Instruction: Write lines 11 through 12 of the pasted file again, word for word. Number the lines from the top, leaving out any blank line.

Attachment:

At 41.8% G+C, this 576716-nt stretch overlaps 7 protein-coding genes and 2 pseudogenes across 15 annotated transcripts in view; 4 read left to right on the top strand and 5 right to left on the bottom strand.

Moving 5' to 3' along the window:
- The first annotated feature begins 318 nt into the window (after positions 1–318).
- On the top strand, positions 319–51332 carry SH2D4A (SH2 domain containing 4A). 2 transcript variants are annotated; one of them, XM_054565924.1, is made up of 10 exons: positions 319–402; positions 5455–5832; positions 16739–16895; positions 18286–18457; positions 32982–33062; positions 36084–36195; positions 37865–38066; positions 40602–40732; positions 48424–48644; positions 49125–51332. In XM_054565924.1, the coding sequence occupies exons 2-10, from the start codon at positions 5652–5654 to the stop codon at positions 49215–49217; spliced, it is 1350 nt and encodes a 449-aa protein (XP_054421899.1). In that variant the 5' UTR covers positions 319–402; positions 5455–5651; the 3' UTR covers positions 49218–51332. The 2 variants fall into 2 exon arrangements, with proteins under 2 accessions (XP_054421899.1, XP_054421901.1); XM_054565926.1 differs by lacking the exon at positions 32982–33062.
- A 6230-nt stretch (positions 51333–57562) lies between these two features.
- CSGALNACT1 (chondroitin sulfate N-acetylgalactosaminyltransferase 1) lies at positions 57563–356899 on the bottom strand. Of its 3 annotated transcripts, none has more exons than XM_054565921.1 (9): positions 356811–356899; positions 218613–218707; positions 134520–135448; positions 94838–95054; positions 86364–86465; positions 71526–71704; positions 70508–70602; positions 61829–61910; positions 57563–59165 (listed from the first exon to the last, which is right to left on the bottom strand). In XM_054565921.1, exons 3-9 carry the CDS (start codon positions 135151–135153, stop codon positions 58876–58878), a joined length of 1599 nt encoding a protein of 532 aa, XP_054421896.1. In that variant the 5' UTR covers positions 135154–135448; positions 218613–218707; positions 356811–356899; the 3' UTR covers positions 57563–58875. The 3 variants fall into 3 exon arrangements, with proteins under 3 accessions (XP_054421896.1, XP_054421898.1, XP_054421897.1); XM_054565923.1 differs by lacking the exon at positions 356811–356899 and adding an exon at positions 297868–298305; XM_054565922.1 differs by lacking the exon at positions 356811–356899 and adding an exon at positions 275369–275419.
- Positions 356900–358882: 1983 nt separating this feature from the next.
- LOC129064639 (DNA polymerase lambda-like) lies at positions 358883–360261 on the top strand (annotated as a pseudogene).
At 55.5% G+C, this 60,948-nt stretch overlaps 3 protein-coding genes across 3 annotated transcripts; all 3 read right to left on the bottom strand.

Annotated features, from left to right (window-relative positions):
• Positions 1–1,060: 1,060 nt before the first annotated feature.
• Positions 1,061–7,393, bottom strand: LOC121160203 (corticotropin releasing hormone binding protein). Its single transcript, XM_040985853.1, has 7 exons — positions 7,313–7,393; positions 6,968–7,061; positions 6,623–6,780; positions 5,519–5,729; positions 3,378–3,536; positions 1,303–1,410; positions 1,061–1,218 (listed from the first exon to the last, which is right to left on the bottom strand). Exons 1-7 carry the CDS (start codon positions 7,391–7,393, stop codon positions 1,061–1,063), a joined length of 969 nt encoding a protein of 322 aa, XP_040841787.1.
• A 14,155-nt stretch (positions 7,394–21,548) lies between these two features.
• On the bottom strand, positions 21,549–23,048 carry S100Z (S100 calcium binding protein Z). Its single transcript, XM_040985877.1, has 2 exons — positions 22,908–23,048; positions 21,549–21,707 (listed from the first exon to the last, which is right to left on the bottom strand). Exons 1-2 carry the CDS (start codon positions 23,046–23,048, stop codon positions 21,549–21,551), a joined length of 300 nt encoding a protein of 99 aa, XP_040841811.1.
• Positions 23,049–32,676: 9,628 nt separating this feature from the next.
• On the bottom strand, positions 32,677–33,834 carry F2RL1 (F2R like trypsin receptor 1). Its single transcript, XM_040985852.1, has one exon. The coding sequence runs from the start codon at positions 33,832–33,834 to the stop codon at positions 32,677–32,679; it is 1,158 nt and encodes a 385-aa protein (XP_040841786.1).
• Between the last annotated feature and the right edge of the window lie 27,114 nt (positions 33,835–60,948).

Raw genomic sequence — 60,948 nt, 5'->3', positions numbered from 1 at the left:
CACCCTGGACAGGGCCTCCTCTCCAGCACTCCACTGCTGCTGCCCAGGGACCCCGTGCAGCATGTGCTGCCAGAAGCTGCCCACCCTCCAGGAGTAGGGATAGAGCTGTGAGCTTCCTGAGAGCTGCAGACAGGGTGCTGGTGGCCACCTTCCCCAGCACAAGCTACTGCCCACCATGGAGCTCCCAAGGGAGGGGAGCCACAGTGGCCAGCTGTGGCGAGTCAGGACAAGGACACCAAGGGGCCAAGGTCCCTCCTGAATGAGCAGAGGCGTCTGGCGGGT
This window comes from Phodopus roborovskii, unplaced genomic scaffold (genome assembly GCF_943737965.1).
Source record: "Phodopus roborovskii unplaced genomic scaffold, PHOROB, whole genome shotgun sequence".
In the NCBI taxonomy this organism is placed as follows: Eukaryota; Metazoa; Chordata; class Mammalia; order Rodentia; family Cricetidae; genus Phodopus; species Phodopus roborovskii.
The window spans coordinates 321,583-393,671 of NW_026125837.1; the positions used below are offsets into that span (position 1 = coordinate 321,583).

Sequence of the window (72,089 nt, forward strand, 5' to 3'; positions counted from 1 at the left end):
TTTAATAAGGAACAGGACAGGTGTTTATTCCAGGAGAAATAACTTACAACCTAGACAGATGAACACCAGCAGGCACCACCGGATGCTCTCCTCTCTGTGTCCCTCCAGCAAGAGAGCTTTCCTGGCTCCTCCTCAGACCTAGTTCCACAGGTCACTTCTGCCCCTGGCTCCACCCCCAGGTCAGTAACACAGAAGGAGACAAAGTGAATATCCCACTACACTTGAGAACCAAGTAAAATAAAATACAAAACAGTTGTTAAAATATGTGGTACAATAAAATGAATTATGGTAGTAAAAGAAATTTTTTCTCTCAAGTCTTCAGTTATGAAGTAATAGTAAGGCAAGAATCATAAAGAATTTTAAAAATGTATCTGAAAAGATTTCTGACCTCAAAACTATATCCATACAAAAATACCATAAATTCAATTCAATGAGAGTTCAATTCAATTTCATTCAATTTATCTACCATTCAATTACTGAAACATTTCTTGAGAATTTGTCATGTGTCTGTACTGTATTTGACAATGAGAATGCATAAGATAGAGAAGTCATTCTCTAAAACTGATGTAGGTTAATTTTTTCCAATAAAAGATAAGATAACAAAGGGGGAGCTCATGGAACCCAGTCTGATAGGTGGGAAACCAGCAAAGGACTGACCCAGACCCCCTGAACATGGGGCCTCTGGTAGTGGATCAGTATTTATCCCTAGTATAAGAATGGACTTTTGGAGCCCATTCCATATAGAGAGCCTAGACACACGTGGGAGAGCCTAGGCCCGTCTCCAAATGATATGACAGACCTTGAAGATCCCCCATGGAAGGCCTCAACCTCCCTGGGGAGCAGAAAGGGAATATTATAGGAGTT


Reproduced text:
• Positions 1–1,060: 1,060 nt before the first annotated feature.
• Positions 1,061–7,393, bottom strand: LOC121160203 (corticotropin releasing hormone binding protein). Its single transcript, XM_040985853.1, has 7 exons — positions 7,313–7,393; positions 6,968–7,061; positions 6,623–6,780; positions 5,519–5,729; positions 3,378–3,536; positions 1,303–1,410; positions 1,061–1,218 (listed from the first exon to the last, which is right to left on the bottom strand). Exons 1-7 carry the CDS (start codon positions 7,391–7,393, stop codon positions 1,061–1,063), a joined length of 969 nt encoding a protein of 322 aa, XP_040841787.1.